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The Roaming Spirit called Rooney

After the wonderful season Rooney had last year in front of goal banging in 26 goals in 32 games in the premier league and 34 goals in 44 games overall, this season’s 10 goals in 24 games in the premier league can be considered a step backward by most. Sandwiched between the two seasons were the debacle of the 2010 World Cup campaign and the contract negotiation saga that saw him being linked with Manchester City.

After doubling his wages, Rooney produced a series of not-so-impressive performances considering he was on the wage of a “great player” and great players are supposed to carry teams through games when such teams may be mediocre. In January here, I asked the question, “What kind of player is Wayne Rooney nowadays?”. Over the past few weeks, Sir Alex Ferguson has come up with an answer.

Manchester United has reverted to using a 4-4-2/4-4-1-1 with Javier Hernández playing ahead of Rooney. Rooney now plays in a deeper role where he utilizes his creativity, ability to dictate tempo and diverse passing ranges to improve team build-up play, create chances for others players and himself. Hernández can be described as a goal-scoring forward (not necessarily a clinical striker) and this complements Rooney’s new playing style.

Boy Wayne is enjoying his new role!

Interestingly, the way Rooney has taken to this “new position” is unsurprising given his quality passing and thought. Some observers have previously stated that Manchester United should look no further than Rooney to replace Paul Scholes in midfield. But last season, he proved he could be a world-class poacher leading the line in a 4-5-1, making runs off the last defender and getting on the end of crosses and increasing his penalty box awareness. Given the presence of Hernández, who has been an absolute revelation, Rooney’s new role seems to be the way forward for him.

The roaming spirit indicates the freedom associated with this new Rooney. He has such freedom to roam and think. Against Everton, after Manchester United went ahead, he retreated to a position behind the midfield and in front of the defence (something not dissimilar from Sergio Busquets’ space at Barcelona). Interestingly, this space was also occupied by Scholes earlier in the season. He used his ability to dictate tempo and keep Manchester United in control of the game. This ability to roam the pitch is what makes Rooney different from other deep strikers. It also exploits the natural love for the game he has. His love to be in constant contact with the ball sees him retreat to midfield, the defence and join the attack as he sees fit. He plays like a free-spirit, unshackled from the horrors of last year.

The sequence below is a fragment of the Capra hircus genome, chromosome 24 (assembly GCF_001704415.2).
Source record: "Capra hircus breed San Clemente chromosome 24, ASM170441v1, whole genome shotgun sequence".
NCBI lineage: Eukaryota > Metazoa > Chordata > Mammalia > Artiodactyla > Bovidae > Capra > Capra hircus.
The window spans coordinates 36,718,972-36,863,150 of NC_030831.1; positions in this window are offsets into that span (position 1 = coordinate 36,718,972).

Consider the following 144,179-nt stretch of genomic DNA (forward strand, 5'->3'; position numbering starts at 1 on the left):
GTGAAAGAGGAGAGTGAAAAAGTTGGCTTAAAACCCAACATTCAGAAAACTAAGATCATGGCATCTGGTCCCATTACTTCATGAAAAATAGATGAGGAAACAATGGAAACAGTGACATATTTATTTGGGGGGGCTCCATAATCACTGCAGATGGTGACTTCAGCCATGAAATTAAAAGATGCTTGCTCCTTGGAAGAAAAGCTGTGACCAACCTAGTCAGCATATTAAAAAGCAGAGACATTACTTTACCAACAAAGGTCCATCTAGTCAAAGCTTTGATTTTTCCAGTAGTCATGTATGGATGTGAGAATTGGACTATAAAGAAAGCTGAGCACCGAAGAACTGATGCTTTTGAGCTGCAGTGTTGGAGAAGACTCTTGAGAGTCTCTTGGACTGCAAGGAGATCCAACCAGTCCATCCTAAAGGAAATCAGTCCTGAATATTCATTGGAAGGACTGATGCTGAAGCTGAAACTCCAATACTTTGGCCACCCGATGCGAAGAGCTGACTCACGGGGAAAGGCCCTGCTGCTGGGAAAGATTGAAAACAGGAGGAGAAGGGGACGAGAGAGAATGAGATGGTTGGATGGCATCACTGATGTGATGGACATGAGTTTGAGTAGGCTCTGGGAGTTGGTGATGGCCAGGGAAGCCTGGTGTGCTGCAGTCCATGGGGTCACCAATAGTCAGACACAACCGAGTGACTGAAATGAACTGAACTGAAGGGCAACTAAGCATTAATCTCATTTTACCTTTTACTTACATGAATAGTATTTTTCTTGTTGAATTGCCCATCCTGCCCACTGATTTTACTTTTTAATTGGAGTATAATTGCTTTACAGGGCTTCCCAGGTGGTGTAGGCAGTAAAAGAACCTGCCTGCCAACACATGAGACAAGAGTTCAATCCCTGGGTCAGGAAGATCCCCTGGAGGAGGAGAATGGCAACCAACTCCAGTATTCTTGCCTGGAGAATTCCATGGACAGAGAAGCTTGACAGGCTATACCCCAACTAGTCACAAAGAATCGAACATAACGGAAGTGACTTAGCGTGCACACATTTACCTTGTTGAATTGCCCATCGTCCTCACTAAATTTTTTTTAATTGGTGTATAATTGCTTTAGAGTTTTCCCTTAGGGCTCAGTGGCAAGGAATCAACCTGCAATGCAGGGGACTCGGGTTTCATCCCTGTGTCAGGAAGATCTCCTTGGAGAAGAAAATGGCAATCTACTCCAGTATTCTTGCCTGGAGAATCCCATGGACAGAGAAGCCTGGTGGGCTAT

Guidolin moved him inside and Pozzo tripled his price tag0

This season has seen Udinese surprisingly move into contention for the Champions League place in Italy this season. They buy cheap, sell expensive set-up run by Club Chairman Giampaolo Pozzo in Udine and coached by Francesco Guidolin is currently 5th in the Italian Serie A, a point behind fourth-placed Lazio. The tactician has currently settled for a 3-5-2/3-5-1-1 system explained in detail here, replacing the 4-3-3 (where Alexis Sánchez usually played on the right side of the front 3) employed by former Udinese and recently fired Parma coach, Pasquale Marino, last season.

Guidolin who usually relies on the 3-5-2 implemented this system earlier in the season at Udinese. In a move similar to utilizing Jonathan Biabiany as a second striker (who also played frequently on the right side of the front 3 in a 4-3-3) at Parma last season, Guidolin after weeks of tinkering finally decided to play Sánchez as a second striker at Udinese. This move has worked wonders for both the player and club.

Udinese play a quick game involving direct quick balls to the forwards, working passing triangles down the channels with periods of controlled football managed by Gökhan Inler in the middle. As it happens with most wingers when moved in-field, Sánchez tends to drift wide more right (his home) than left. This makes him more difficult to mark.

Alexis Sanchez – Udinese’s hottest property!

“Once Phil Neville tried to man-mark me but I was used to it. I came from an Italian league that was very advanced and I knew how to get rid of the man-marking.”

“In Italy, it happened all the time and I knew what positions to take to lose my man, I used that to my advantage and scored.’ Zola speaking to Chelsea TV.